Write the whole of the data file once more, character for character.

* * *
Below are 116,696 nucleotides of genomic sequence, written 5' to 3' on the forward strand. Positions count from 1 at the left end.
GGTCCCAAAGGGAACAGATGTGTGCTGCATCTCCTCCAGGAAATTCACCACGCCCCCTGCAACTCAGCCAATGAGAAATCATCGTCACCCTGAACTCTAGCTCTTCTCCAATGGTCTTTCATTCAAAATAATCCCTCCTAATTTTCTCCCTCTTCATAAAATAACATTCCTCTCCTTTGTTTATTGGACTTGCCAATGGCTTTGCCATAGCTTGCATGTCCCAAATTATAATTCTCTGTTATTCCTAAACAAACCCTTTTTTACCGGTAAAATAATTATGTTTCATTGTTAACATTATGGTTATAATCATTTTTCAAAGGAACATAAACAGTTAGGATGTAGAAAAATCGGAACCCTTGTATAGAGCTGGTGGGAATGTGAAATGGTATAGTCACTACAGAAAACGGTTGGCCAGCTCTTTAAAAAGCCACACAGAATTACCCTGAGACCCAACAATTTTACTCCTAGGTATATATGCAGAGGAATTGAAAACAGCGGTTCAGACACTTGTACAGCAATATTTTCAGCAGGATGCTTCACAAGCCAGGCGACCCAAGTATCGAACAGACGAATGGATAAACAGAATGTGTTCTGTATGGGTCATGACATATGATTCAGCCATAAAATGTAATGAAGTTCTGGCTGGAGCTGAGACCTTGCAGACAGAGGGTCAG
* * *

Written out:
Below are 116,696 nucleotides of genomic sequence, written 5' to 3' on the forward strand. Positions count from 1 at the left end.
GGTCCCAAAGGGAACAGATGTGTGCTGCATCTCCTCCAGGAAATTCACCACGCCCCCTGCAACTCAGCCAATGAGAAATCATCGTCACCCTGAACTCTAGCTCTTCTCCAATGGTCTTTCATTCAAAATAATCCCTCCTAATTTTCTCCCTCTTCATAAAATAACATTCCTCTCCTTTGTTTATTGGACTTGCCAATGGCTTTGCCATAGCTTGCATGTCCCAAATTATAATTCTCTGTTATTCCTAAACAAACCCTTTTTTACCGGTAAAATAATTATGTTTCATTGTTAACATTATGGTTATAATCATTTTTCAAAGGAACATAAACAGTTAGGATGTAGAAAAATCGGAACCCTTGTATAGAGCTGGTGGGAATGTGAAATGGTATAGTCACTACAGAAAACGGTTGGCCAGCTCTTTAAAAAGCCACACAGAATTACCCTGAGACCCAACAATTTTACTCCTAGGTATATATGCAGAGGAATTGAAAACAGCGGTTCAGACACTTGTACAGCAATATTTTCAGCAGGATGCTTCACAAGCCAGGCGACCCAAGTATCGAACAGACGAATGGATAAACAGAATGTGTTCTGTATGGGTCATGACATATGATTCAGCCATAAAATGTAATGAAGTTCTGGCTGGAGCTGAGACCTTGCAGACAGAGGGTCAG